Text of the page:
Estate planning sounds pretty complicated, right? Well, it doesn’t have to be that way. Estate planning is all about using legal documents to dictate in what ways and how you would like certain things to happen when you pass.
Who, for example, will share in your assets? Should you become unable to communicate your wishes verbally or physically, who may make important decisions on your behalf?
Why estate planning is important
Accidents happen to both the young and old. Medical powers of attorney (also known as a living will) documents are part of life for almost all older people. However anyone over 18 should have a basic version of this document, too.
When a child turns 18, parents may not be able to make health care decisions for them, so if the child is in an accident, the parents may have to seek a courts permission to make basic decisions. The same concept applies to seniors as well. But that can all be easily avoided with a health care power of attorney.
An additional document should be completed authorizing someone to exercise power of attorney in financial matters as well. These are the essential documents everyone older than 18 should complete. Simple versions can be easily be found on the internet. A quick search for “free [your state name] power of attorney form” should give you exactly what you need.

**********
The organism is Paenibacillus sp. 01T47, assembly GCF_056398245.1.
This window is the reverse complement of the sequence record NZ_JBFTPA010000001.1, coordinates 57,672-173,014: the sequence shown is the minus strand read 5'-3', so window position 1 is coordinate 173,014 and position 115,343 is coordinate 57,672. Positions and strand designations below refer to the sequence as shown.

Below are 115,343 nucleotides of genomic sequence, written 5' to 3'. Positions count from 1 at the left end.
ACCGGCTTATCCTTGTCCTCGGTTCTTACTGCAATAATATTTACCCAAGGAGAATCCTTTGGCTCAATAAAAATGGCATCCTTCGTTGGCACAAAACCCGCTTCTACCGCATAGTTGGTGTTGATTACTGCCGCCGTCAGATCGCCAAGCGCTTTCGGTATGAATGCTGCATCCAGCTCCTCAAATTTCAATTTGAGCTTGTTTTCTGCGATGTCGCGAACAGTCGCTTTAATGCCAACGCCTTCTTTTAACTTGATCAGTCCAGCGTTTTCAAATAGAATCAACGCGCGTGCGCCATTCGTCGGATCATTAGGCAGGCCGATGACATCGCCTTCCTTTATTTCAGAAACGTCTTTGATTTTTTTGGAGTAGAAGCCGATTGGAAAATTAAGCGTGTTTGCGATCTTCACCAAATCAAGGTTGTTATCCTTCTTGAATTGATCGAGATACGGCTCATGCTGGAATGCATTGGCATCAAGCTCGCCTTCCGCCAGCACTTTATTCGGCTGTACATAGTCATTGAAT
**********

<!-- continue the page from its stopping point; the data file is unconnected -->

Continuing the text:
These forms can easily be printed and folded into that card you’re giving your grandchild on their eighteenth birthday.
These kinds of documents help make some very difficult decisions far easier.
Wills are also important. Those just starting their careers may not have many assets, so wills can usually wait. However if you own a house or have substantial assets, a will is very important. While free documents can be found on the internet, it might be best to get professional assistance for this. Laws vary by state and everyone’s circumstances are unique.
While completing an estate plan, it is a good time to think about what you want to do with your wealth. Some people prefer to leave as much as possible to their children or charity, while others prefer to spend as much as they can.
But no estate plan is complete without the living will, power of attorney, and a general will. And these documents don’t have to be long and confusing; they just need to have the basic state minimum requirements to be found valid in the court of law.